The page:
Among everything else I'm dealing with they found out the reason my right hip was hurting a lot is because the hip ct yesterday showed a lesion there. He said that was not there on my November petct scan. Since I've been on keytruda since May with a few tumors showing minor growth but no new tumors and other tumors shrinking does this now mean keytruda is failing me so if I get through my current issues I gotta get on a different systemic treatment fast? radiation to hip starts soon to end at same time as rest of radiation.

Artie

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Wader's picture
Replies 2
Last reply 1/26/2015 - 4:18pm
Replies by: joelcairo, Momrn5

I ran across this article that really surprised me. It says one glass of OJ a day is fine but two can be deleterious. But the source was published in 2003. I hope there is later research. Does anyone know about the risk?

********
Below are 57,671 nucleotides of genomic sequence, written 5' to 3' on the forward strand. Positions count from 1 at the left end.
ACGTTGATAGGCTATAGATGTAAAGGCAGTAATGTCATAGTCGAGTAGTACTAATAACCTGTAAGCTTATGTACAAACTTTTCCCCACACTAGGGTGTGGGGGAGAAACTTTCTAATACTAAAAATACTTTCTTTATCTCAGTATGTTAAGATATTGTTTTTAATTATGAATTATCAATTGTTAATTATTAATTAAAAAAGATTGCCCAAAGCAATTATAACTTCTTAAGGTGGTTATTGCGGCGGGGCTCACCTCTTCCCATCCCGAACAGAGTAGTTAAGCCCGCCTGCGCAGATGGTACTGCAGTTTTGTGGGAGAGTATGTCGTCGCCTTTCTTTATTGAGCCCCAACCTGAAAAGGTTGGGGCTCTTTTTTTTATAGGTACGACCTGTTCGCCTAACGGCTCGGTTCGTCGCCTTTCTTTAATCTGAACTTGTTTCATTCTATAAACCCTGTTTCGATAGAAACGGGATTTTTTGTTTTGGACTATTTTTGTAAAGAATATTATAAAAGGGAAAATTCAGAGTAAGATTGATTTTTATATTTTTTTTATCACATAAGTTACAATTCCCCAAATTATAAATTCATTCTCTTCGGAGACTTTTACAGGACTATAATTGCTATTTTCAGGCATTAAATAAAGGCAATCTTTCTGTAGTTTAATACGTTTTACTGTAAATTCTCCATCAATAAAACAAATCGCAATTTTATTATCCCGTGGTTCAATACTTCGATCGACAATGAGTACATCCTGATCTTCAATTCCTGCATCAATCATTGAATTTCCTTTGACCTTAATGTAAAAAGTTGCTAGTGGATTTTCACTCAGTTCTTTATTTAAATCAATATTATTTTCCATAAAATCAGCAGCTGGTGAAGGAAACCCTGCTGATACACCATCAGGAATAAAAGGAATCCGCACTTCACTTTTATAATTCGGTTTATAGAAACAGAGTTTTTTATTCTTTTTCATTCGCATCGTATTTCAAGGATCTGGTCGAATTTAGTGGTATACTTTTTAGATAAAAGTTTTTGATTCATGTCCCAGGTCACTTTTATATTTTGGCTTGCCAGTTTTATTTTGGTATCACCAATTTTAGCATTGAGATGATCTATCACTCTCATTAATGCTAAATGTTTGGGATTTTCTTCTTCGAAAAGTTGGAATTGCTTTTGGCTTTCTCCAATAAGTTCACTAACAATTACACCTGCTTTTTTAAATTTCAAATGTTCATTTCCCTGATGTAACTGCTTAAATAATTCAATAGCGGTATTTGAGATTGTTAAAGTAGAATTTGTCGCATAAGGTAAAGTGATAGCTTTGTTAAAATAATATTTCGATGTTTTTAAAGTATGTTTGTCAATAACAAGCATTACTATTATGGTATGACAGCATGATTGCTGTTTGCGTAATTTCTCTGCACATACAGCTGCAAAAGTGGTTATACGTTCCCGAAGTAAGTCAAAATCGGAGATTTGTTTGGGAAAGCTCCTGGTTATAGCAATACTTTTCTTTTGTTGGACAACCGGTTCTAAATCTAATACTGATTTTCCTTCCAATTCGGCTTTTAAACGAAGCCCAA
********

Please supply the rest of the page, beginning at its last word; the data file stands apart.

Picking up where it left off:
http://www.healthbulletin.org/vitamins/vitamins16.htm

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RGal's picture
Replies 3
Last reply 1/23/2015 - 3:33pm
Replies by: RGal, Anonymous, MattF

My father's melanoma is now metastasized to his lungs.  Awaiting PD-1 trial which starts in week.  He has been complaining of major aches and pains in his bones.  I am fearful it could have spread to his bones.  Is that even possible?  This waiting for treatment to begin is so hard.  Thanks.